How to save $$ by picking the right foods

Most grocery stores are a haven for shoppers on the hunt for basic ingredients, household supplies, and some great deals on brand-name products. However, there are a number of things that are always overpriced at the grocery store. Hardware, cookware, toys, and even some basic household supplies are usually marked up because supermarkets consider these to be specialty goods; they’re hard to sell, so the stores typically carry a very low inventory.

Still, there are a handful of items that you’ll usually find at your local grocery chain priced at their lowest. If you want to save money on your grocery bill and stretch your grocery budget, make sure you always buy these six items from the local supermarket:

1. “Clean” produce. The Environmental Working Group has identified the “Clean 15″ vegetables and fruits that are safe to buy without going organic. The organization found that these 15 items typically have little to no traces of pesticides and are among the safest to eat. Feel free to load up on non-organic onions, avocados, sweet corn, pineapples, mango, sweet peas, asparagus, kiwi fruit, cabbage, eggplant, cantaloupe, watermelon, grapefruit, sweet potatoes, and sweet onions. [of course, some of these are going to be GMOs]

2. Generic goods. When it comes to stocking up on basic ingredients like flour, salt, sugar, rice, and milk, you’ll barely notice a difference in taste between the generic and the brand-name equivalent. In many cases, the only real difference is the colorful packaging and presentation of the product. You’re buying the exact same item with virtually the exact same composition of ingredients whether it has a fancy label on it or it’s the supermarket’s own brand. Make the switch to more generic products and you’ll be able to shave a few dollars off your grocery bill. [this one is kinda of a "duh", but good advice.]

3. Bulk items. Whether you’re buying lentils or fresh peanut butter, stock up on basics from the bulk bins and you could end up saving a significant amount of money. Buying in bulk is a cost-effective way to stock up on the basics and might also reduce those extra trips to the grocery store. Whether you’re buying simple cereals, baking ingredients, dried beans, or coffee, plan ahead so you can make a bulk purchase and you’ll be getting a much better deal. [We love our Costco membership, but you can actually buy these online and save the trip to stock up.]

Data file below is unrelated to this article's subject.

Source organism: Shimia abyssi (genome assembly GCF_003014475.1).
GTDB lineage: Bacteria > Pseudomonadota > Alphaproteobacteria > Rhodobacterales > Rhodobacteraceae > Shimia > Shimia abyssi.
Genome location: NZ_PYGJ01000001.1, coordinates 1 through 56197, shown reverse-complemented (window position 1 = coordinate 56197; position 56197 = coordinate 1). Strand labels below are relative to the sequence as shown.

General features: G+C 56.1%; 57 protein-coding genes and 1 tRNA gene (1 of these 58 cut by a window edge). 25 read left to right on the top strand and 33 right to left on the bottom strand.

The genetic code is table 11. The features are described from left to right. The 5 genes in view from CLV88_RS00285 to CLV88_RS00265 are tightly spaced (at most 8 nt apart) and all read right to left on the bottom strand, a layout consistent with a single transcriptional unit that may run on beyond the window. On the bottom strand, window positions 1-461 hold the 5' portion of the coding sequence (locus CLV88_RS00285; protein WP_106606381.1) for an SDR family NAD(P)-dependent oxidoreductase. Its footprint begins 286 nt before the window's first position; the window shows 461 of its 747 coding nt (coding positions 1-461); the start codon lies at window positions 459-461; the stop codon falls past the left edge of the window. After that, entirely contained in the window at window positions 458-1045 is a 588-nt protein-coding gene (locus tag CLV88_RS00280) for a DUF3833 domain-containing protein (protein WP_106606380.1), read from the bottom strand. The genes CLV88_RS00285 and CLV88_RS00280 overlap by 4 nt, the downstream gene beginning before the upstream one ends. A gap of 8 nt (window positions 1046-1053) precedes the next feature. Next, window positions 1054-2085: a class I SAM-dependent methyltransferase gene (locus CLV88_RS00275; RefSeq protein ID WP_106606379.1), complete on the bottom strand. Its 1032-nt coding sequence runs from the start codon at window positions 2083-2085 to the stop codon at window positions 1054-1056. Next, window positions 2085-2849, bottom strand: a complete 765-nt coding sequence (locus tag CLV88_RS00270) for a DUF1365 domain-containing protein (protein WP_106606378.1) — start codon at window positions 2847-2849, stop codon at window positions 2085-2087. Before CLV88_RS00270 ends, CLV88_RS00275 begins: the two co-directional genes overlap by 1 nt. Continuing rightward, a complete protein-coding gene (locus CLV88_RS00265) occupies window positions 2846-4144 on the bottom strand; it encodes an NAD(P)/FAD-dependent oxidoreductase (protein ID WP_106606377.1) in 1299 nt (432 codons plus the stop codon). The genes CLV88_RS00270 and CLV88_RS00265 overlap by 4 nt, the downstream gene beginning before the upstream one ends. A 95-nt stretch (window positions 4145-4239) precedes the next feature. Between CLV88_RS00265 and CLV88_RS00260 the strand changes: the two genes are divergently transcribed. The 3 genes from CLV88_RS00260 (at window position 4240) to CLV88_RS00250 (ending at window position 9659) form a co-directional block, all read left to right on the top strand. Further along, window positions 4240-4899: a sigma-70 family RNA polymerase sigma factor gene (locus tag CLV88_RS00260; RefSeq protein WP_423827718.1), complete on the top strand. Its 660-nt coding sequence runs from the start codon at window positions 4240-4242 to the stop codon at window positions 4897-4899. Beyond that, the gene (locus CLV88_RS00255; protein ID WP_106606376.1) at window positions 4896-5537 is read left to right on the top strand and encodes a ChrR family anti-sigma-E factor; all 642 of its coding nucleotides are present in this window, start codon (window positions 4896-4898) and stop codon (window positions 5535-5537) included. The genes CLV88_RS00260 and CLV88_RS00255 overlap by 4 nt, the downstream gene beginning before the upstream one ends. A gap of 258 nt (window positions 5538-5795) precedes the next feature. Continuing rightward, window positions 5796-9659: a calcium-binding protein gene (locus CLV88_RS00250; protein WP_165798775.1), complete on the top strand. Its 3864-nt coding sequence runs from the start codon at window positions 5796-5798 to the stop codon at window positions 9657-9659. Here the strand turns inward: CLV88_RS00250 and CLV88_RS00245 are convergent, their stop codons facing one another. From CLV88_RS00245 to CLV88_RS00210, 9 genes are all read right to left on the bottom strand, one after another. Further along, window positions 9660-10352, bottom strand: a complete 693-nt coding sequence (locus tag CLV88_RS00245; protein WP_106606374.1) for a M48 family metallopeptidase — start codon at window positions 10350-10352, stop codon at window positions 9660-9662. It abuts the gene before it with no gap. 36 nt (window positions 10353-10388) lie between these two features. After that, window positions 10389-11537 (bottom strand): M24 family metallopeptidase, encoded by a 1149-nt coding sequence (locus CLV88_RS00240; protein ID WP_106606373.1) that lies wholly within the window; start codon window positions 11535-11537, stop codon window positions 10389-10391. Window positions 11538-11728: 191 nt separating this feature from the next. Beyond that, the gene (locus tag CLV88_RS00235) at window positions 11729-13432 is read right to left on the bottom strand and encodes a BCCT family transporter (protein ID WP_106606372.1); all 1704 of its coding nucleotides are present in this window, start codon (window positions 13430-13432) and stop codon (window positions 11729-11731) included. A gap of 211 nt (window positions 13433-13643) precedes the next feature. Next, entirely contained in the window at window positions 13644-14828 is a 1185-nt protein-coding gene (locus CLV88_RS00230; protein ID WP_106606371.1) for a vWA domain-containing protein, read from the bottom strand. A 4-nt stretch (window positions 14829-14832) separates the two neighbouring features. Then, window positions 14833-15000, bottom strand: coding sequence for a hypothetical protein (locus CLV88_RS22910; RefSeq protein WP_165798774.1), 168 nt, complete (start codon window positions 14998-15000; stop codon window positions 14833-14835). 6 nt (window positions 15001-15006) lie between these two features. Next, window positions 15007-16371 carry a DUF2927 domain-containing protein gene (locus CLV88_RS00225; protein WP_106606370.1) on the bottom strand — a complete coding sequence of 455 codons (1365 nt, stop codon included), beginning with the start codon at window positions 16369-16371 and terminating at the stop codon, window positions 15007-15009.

4. Gift cards. Use your grocery reward credit card to purchase gift cards at the grocery store and you’ll earn points or cash back for each purchase. You can use the gift cards to purchase groceries yourself and end up saving some money off the total cost of your groceries on future trips. This might take some planning, and you will need to make sure you pay off that credit card balance right away to cash in on the savings. Doing this several times a year could add up to a significant amount of money back, discounts, or points you can redeem for something else. [Recently King Soopers/Kroger upped their gas program and saves us a ton every fill up.]

5. Survival food. Staples like rice, flour, bread mixes, and other basic items are usually readily available at most grocery stores and in generic form when you want to save even more on your purchase. Avoid buying these types of items at convenience stores, drugstores, gas stations, or even at the dollar store because you’ll either pay too much for them or will end up with a very low-quality product. Consider buying in bulk when you can so that you don’t have to keep running to the store when you run out of the basics. [Not sure I agree with his definition of “staples”, since we don’t eat much carbs. This is what’s better for survival: canned and dried foods or Mountain House survival foods – Costco carries them.]

6. Imported fruit. It’s not always easy to track down the best prices on imported fruits like bananas and pineapples at local gourmet food stores. You’ll find that most chain grocery stores offer the best prices on these types of fruits and on exotic fruits. Bananas and pineapples are protected from pesticide residue, so they’re fine to buy non-organic. When you’re buying bananas, make sure the tips are still slightly green to ensure they ripen slowly for a few days after purchase. Avoid buying an overripe pineapple by avoiding fruit that has any damage to the rind or smells excessively sweet. You can store the pineapple in the refrigerator as-is until you’re ready to slice it up.

Sabah Karimi is a top Yahoo contributor and a Wise Bread guide to best grocery credit cards and food shopping tips.